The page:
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7 of 7 people found the following review helpful
on July 28, 2011
I was born and reared in New Orleans and left in 1963. ALWAYS knew the levees were weak and knew it was just a matter of time when they would fail. I enjoyed reading Deadly Indifference because so much I could identify with, corrupt politicians, ignoring reality, never pass up a good meal, not listening, blaming others, talking big. I appreciated Mr Brown's honesty about his own failings. I admire him for not walking away; for his assertiveness; his being a gentleman and so much more. A great read...not to miss.
Grace.
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5 of 5 people found the following review helpful
on August 22, 2011
For those folks who want to know the whole story, Michael Brown's "Deadly Indifference" lays out the Katrina response in a logically and accurate portrayal. It is often said that 'all disasters are local' in that emergency preparedness begins with the family and emergency response begins with your local emergency officials. It is baffling how to this day it is obvious the two biggest failures of the response did not reside with Mr. Brown but instead should have been the two local Louisiana governmental officials, Mayor Nagin for failing to order a timely evacuation and the Louisiana Governor who often appeared confused and indecisive. But as Mr. Brown pointed out in his book, the wrong decision, such as the potentially 'inconvenient' ordering an evacuation could have serious repercussions at the voting booth if the alarm were sounded but no storm came ashore. This fear alone hinders an effective local response as evidenced with Louisiana. Read the book and review the numerous studies on Katrina; compare the differences between Florida and Louisiana and you will see where politics definitely makes a difference. I was there during the recovery phase for a year and can attest to Mr. Brown's observations. With his background of over 160 disasters, (you didn't read that in the newspapers), Mr. Brown had the experience. Politics does not belong in disasters and unfortunately will only get worse in the future.

Steven Craig, CEM, MEP, MS
Author- "Chronicles of Katrina"
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9 of 11 people found the following review helpful
on July 3, 2011
So if you thought you knew everything there was to know about 'Katrina', Bush and Michael Brown ... think again. Michael Brown has written the most heart-felt, honest and humbling account of what REALLY happened before, during and after the 'Katrina' disaster. This is NOT the whinings of an ex-federal employee. It is the insightful and verifiable account of his actions and the monumental stupidity he had to deal with at the State, local and Federal levels. Michael was truly the scapegoat for a flawed Presidential Administration, incompetent State government and the mindless mayor of New Orleans. Bush, his cronies and the American public owe Michael Brown a huge apology. Read this book and you will see the REAL history of 'Katrina'.
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4 of 4 people found the following review helpful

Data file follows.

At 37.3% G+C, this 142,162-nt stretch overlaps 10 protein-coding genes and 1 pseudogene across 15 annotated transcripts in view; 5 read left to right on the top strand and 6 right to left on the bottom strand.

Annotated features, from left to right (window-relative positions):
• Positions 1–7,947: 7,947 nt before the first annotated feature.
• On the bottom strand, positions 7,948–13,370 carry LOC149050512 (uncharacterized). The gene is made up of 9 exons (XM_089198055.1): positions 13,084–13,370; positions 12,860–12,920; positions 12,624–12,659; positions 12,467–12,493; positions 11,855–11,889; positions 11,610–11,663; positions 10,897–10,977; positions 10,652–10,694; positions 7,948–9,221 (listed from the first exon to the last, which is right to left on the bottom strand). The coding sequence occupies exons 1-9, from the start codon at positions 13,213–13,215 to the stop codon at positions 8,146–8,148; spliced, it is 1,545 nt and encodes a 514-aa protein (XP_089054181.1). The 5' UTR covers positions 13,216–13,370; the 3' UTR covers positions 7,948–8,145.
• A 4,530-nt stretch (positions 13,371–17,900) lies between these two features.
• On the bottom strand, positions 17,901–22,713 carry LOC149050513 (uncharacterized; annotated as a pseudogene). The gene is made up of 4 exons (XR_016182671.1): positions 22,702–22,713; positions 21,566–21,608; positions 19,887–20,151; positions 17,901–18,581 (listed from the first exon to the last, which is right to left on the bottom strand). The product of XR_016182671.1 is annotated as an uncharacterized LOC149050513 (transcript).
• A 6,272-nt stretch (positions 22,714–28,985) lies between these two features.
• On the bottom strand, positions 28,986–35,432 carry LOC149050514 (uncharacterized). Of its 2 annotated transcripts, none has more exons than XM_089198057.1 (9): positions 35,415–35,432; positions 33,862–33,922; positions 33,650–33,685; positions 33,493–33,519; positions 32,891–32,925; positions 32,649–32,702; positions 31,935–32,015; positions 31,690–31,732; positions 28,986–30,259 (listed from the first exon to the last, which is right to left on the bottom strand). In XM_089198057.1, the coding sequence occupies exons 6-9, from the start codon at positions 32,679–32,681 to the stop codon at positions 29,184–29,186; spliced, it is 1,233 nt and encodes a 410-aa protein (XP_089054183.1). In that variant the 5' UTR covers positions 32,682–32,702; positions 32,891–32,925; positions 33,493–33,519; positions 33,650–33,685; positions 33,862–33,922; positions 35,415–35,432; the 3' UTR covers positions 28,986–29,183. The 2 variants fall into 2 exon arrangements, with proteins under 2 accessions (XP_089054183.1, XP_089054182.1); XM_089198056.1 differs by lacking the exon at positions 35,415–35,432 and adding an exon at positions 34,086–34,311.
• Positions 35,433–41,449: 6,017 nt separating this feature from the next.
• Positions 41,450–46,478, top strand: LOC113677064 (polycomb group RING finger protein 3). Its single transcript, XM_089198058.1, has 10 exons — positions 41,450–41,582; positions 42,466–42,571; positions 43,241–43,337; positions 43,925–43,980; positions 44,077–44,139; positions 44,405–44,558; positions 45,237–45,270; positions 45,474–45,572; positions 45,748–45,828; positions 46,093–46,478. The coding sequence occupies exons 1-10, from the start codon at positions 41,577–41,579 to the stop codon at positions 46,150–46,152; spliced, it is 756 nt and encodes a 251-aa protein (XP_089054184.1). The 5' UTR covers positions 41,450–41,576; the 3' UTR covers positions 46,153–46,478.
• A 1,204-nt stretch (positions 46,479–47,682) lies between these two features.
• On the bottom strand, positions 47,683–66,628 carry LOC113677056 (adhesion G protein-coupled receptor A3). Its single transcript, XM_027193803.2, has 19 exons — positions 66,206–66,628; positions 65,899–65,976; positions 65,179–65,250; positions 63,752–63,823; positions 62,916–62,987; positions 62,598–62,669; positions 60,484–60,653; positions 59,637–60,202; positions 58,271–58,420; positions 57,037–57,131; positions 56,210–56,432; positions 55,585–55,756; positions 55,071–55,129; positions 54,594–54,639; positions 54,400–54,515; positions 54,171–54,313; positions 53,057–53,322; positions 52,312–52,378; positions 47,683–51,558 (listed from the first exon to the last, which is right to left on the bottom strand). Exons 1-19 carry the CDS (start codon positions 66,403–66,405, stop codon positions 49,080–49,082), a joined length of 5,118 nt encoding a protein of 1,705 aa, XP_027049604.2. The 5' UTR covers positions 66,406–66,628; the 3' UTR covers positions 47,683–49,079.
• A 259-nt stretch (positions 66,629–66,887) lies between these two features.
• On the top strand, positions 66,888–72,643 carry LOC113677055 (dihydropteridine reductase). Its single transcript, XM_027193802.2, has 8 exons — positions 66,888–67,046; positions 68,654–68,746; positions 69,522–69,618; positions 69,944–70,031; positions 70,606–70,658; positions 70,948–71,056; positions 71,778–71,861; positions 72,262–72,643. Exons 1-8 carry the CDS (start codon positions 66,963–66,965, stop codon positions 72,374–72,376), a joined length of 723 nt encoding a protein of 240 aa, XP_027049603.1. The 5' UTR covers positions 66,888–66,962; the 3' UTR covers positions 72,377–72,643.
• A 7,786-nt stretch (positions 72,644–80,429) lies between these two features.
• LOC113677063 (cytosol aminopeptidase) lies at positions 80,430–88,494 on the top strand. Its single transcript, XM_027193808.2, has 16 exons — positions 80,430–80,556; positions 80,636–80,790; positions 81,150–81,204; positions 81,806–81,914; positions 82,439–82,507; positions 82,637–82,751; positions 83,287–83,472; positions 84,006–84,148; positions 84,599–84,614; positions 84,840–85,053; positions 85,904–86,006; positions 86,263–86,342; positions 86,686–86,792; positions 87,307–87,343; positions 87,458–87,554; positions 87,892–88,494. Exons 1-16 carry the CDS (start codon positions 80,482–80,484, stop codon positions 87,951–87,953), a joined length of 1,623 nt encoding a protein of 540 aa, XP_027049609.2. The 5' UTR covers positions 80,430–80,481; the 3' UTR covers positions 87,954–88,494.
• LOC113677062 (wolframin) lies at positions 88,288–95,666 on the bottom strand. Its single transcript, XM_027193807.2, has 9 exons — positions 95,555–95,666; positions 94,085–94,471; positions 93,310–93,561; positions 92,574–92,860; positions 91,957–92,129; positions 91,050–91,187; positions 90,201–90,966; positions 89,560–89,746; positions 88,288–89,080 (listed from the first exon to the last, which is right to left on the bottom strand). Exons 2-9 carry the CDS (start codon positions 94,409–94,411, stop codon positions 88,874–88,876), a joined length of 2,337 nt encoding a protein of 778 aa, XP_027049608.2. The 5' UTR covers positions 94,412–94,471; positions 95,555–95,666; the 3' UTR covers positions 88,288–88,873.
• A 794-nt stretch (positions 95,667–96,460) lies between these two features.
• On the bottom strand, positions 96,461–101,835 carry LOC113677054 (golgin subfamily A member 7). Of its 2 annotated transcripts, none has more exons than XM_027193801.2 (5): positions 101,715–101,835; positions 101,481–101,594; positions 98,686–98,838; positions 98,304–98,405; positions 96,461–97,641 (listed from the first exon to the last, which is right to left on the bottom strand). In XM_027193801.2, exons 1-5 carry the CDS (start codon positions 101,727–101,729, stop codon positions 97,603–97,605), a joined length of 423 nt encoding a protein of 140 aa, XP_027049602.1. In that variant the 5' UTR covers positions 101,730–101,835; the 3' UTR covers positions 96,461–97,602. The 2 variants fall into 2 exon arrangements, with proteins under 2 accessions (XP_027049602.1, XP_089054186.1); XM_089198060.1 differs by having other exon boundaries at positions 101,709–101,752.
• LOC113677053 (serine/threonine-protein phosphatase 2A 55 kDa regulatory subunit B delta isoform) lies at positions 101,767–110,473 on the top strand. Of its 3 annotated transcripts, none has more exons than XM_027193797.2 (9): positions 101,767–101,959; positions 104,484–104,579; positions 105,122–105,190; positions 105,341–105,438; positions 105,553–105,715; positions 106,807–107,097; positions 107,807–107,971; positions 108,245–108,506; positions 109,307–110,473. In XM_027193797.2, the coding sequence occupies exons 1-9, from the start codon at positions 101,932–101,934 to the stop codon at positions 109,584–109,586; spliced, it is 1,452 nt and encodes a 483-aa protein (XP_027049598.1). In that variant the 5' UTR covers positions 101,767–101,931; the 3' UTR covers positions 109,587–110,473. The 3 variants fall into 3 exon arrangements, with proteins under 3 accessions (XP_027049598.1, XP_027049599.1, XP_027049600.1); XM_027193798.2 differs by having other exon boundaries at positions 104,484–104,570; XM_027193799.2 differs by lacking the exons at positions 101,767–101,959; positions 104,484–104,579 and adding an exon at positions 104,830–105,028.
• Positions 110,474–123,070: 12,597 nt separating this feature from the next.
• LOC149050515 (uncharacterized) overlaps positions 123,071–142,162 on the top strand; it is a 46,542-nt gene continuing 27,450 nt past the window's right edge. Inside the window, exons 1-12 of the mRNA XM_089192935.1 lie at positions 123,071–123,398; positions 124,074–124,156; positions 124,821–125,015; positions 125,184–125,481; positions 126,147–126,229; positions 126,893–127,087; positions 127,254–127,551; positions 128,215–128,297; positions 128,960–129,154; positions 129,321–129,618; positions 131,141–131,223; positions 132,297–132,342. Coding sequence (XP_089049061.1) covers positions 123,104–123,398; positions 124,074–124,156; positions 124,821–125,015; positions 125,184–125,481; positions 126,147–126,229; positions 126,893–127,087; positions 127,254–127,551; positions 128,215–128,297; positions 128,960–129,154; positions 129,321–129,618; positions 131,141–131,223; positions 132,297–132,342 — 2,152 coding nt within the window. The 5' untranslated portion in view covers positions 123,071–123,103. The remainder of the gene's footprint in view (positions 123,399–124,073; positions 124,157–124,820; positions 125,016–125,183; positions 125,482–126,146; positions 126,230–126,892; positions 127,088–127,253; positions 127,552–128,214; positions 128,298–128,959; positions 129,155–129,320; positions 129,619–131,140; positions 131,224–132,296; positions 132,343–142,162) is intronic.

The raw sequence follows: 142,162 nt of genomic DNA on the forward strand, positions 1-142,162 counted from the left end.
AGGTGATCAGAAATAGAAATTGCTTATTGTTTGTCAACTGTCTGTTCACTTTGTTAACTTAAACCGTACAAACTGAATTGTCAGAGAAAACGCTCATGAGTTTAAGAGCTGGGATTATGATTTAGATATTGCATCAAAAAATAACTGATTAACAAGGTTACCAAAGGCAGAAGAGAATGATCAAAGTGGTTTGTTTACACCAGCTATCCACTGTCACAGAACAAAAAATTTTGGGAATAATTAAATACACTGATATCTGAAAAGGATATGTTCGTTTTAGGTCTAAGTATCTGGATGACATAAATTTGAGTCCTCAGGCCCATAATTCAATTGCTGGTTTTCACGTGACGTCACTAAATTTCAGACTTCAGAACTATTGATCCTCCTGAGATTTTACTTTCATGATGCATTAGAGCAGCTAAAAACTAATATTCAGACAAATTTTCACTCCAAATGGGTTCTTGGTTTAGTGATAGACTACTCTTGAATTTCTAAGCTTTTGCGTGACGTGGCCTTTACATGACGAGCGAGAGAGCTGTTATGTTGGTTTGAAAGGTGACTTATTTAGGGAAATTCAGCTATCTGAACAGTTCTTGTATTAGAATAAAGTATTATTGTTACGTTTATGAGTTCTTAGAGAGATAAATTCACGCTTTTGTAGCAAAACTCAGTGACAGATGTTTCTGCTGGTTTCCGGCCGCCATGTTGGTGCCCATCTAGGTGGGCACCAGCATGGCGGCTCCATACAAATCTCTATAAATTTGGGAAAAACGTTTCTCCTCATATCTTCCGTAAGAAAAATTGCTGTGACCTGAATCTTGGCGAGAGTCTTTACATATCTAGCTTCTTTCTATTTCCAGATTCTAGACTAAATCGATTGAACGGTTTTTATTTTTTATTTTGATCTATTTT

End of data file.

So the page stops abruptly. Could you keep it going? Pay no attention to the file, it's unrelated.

on August 21, 2011
Taking responsibility with insight and integrity is difficult. Michael Brown's soul searching self reflection and analysis of specific variables converging in the tragedy we know as Katrina offers the reader an honest portrait of the events surrounding this storm. Katrina was more than a hurricane. The environmental, geographic, social, economic, and political factors are crucial to our understanding of what happpened in New Orleans and the Gulf Coast. Mr. Brown's book is a must read for Americans to understand how disasters can snowball into horror; we can learn from our mistakes.
Sherry Roth,Ph.D.
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7 of 9 people found the following review helpful
on July 12, 2011
Just finished reading Deadly Indifference by Michael. Great read about what happened.
For many of us Katrina is now a blur but the book takes you back to the way it was happened.
This was a tragic event and made greater by many factors.
I recently heard President Bush say there is one of his big changes would have been his response to Katrina.
He realizes how this all could have been improved. We all hope that FEMA has improved and some of the lessons from Katrina are being now used to help Minot ND and their situations with the flood.
Thanks to Michael for writing the book. It is a good read for all of America to better understand FEMA and Katrina and what can happen in the real world. Make your own thoughts after you read the book about what happened.
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3 of 4 people found the following review helpful
on October 28, 2011
VLG 2011-8-22

[This book review published full-text in Eric Holderman's Disaster Zone blog]

A Book Review and Critique of

DEADLY INDIFFERENCE-The Perfect (Political) Storm-Hurricane Katrina, the Bush White House and Beyond (219 pp)

By Michael D. Brown and Ted Schwarz

Published by Taylor Trade Publishing (2011)
ISBN 978-1-58979-485-6 (cloth)
ISBN 978-1-58979-486-3 (electronic)

An interesting selection of title by former Under Secretary for Emergency Preparedness and Response of the Department of Homeland Security Michael D. Brown. Mr. Brown also served as the General Counsel of the Federal Emergency Management Agency and Deputy Director of FEMA before its statutory abolition by the Homeland Security Act of 2002 effective for that purpose on March 1, 2003, when Mr. Brown became Under Secretary. In those positions Mr. Brown served as a Presidential appointee of President George W. Bush.